The American hostages were captured by Iranian students, who stormed the embassy in 1979, prompting a diplomatic crisis between the two countries. Their 444-day ordeal captivated the world, as they were paraded, shackled, in front of cameras.
Their release came in 1981 after Algerian diplomats brokered a deal on their behalf. But the agreement left them, unlike many victims of terrorism, unable to take legal action against Iran. The Algiers Accords required the United States to “terminate all legal proceedings in United States courts involving claims of United States persons and institutions against Iran.”
Some victims of terrorism have won awards of hundreds of millions in U.S. courts, although collecting has often proved challenging.
The Tehran hostages received $50 for each day of captivity after their release but were repeatedly rebuffed by the courts, with government lawyers arguing that the Algiers Accords were still binding.
After failing in the courts, the former hostages turned to Congress, winning support from both Democrats and Republicans, including Sen. Johnny Isakson (R) of Georgia, the home state of three of the hostages.
The 2015 law established a means for them to collect — not directly from Iran but from fines levied on organizations that do business illegally, including a portion of the $9 billion penalty paid by the Paris-based bank BNP Paribas for violating sanctions against Iran, Cuba and Sudan.
Rodney “Rocky” Sickmann recalled driving through St. Louis when his car radio confirmed their compensation had come through.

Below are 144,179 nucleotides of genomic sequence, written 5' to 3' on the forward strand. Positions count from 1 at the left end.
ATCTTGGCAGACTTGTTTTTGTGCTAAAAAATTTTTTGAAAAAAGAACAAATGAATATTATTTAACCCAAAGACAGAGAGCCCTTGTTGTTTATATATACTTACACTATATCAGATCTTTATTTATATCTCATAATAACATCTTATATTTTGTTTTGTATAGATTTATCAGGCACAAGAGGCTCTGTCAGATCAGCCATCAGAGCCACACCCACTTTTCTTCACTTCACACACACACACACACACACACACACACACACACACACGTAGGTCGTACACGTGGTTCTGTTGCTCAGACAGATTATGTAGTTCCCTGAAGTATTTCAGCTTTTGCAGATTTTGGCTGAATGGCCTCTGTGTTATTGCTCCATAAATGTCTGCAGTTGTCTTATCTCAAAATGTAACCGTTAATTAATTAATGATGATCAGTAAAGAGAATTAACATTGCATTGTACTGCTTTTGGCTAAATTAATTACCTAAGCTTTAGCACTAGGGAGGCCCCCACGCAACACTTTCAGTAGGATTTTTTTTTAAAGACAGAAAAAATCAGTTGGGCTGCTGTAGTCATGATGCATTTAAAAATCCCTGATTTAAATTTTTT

He stopped his car, overwhelmed with relief and joy.
“I cried, thinking I was finally going to get some satisfaction,” the former marine recalled.
Now those feelings have turned to disappointment.
The hostages told Feinberg of their frustrations in a December conference call.
“They took me to the woodshed,” said Feinberg, who has overseen payouts following many mass disasters including the $10 billion September 11th Victim Compensation Fund, which was set up by Congress to compensate victims or their families who agreed in exchange not to sue the airlines. That fund plans to cut payouts by as much as 70 percent as it struggles with a surge of new claims, officials said this month.
Feinberg, who has announced his retirement from administering the USVSST fund, is sympathetic to the hostages’ concerns, as he is to 9/11 relatives, but bound by the letter of a law he did not write, he said.
“Congress ought to fix it,” he said.
An Isakson aide said the senator has serious concerns about whether the fund is being managed the way Congress intended.
In an email, Isakson said he stood “ready to assist should any additional congressional action be needed to ensure the Tehran victims receive the compensation they are owed.”
But with an average age of well over 70, some of the former hostages say it is hard to keep on fighting.
“We have been slow-rolled by parts of the U.S. government for decades,” Limbert said. “It’s obvious what they were trying to do,” he said. “Wait us all out until we were all dead.”
Sixteen of the hostages did not live to see the 2015 legislation pass. Belk, the 17th, died in mid-December. His image — standing ramrod straight in a blindfold and handcuffs — came to symbolize their ordeal, and he never recovered from the trauma, according to his son, who is also pursuing efforts to have his father buried with full honors at Arlington.
“He would cover up windows in the garage,” Bryan Belk said, “and not sit in a restaurant with his back to the door.”
The uncertainty irks even those who were surprised to receive any money at all.
“When the award was made I was honored that Congress would consider us,” said Kathryn Koob, one of two women to have been held for the full 444 days. Now, though, she has had to put plans on hold to fund a chair in world religion.
“We are being held hostage again,” she said.